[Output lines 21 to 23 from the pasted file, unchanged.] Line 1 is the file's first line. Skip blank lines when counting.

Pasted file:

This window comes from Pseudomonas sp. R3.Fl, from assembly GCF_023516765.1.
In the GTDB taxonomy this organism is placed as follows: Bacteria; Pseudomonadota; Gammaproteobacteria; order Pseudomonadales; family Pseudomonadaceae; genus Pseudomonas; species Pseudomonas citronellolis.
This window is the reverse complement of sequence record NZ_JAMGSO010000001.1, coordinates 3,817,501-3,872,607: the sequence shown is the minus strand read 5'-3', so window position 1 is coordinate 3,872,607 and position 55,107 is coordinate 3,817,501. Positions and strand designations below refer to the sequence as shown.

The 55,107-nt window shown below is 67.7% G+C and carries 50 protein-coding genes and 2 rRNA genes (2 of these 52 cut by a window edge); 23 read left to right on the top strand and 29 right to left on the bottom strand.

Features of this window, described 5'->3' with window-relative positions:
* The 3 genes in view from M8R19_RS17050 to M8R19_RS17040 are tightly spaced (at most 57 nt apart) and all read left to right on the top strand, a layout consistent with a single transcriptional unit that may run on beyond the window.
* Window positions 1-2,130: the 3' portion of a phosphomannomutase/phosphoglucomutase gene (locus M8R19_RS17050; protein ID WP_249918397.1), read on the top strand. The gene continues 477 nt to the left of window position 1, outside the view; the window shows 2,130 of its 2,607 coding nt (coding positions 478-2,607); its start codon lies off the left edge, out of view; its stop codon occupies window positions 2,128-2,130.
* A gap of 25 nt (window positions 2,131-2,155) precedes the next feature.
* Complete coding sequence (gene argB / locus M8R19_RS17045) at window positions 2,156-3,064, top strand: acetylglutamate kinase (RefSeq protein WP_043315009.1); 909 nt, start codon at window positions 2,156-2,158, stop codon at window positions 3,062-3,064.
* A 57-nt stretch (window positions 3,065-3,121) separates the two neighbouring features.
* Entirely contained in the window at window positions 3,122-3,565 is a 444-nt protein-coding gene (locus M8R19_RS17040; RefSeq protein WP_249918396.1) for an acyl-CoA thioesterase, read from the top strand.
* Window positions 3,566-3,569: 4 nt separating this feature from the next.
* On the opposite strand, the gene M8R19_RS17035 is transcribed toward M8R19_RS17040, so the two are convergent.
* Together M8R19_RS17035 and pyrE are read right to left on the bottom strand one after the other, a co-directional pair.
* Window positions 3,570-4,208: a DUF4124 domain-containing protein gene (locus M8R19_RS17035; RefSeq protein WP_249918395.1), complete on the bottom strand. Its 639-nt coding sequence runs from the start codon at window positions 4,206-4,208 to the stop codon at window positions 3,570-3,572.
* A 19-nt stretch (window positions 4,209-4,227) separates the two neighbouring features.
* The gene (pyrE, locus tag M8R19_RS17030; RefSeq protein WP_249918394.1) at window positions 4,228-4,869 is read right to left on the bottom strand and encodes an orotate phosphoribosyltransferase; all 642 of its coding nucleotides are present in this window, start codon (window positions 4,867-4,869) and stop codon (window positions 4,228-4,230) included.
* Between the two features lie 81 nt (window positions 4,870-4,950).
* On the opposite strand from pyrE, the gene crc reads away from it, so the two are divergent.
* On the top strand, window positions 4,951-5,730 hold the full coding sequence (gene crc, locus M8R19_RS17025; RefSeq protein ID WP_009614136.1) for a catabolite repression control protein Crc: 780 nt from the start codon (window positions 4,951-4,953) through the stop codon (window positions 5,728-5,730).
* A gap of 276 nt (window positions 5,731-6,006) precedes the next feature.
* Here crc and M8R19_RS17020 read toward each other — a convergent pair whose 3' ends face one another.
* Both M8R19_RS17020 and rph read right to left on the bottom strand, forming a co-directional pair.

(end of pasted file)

* A gap of 276 nt (window positions 5,731-6,006) precedes the next feature.
* Here crc and M8R19_RS17020 read toward each other — a convergent pair whose 3' ends face one another.
* Both M8R19_RS17020 and rph read right to left on the bottom strand, forming a co-directional pair.